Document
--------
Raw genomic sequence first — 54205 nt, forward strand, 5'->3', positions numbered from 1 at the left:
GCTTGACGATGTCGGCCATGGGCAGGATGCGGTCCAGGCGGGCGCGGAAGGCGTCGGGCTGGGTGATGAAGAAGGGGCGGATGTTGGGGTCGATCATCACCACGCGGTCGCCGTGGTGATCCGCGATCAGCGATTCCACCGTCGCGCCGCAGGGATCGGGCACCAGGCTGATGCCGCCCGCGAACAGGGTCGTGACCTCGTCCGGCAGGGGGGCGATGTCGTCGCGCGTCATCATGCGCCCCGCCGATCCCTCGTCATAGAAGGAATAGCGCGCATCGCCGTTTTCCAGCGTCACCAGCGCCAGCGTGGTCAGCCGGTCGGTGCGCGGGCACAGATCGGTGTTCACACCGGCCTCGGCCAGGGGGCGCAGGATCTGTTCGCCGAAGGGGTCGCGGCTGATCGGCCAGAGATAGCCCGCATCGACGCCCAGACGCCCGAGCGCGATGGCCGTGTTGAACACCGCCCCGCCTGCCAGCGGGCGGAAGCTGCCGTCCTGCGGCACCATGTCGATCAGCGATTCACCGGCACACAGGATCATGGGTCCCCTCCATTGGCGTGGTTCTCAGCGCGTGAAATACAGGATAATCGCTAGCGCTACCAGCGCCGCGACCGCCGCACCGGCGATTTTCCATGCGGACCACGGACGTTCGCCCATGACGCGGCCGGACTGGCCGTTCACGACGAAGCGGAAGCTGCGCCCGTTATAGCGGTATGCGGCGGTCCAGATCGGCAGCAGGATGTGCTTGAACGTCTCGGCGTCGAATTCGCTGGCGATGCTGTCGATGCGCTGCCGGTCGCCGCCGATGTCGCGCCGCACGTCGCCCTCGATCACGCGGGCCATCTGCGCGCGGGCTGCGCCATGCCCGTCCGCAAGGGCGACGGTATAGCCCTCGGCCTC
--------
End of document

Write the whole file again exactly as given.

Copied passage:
Raw genomic sequence first — 54205 nt, forward strand, 5'->3', positions numbered from 1 at the left:
GCTTGACGATGTCGGCCATGGGCAGGATGCGGTCCAGGCGGGCGCGGAAGGCGTCGGGCTGGGTGATGAAGAAGGGGCGGATGTTGGGGTCGATCATCACCACGCGGTCGCCGTGGTGATCCGCGATCAGCGATTCCACCGTCGCGCCGCAGGGATCGGGCACCAGGCTGATGCCGCCCGCGAACAGGGTCGTGACCTCGTCCGGCAGGGGGGCGATGTCGTCGCGCGTCATCATGCGCCCCGCCGATCCCTCGTCATAGAAGGAATAGCGCGCATCGCCGTTTTCCAGCGTCACCAGCGCCAGCGTGGTCAGCCGGTCGGTGCGCGGGCACAGATCGGTGTTCACACCGGCCTCGGCCAGGGGGCGCAGGATCTGTTCGCCGAAGGGGTCGCGGCTGATCGGCCAGAGATAGCCCGCATCGACGCCCAGACGCCCGAGCGCGATGGCCGTGTTGAACACCGCCCCGCCTGCCAGCGGGCGGAAGCTGCCGTCCTGCGGCACCATGTCGATCAGCGATTCACCGGCACACAGGATCATGGGTCCCCTCCATTGGCGTGGTTCTCAGCGCGTGAAATACAGGATAATCGCTAGCGCTACCAGCGCCGCGACCGCCGCACCGGCGATTTTCCATGCGGACCACGGACGTTCGCCCATGACGCGGCCGGACTGGCCGTTCACGACGAAGCGGAAGCTGCGCCCGTTATAGCGGTATGCGGCGGTCCAGATCGGCAGCAGGATGTGCTTGAACGTCTCGGCGTCGAATTCGCTGGCGATGCTGTCGATGCGCTGCCGGTCGCCGCCGATGTCGCGCCGCACGTCGCCCTCGATCACGCGGGCCATCTGCGCGCGGGCTGCGCCATGCCCGTCCGCAAGGGCGACGGTATAGCCCTCGGCCTC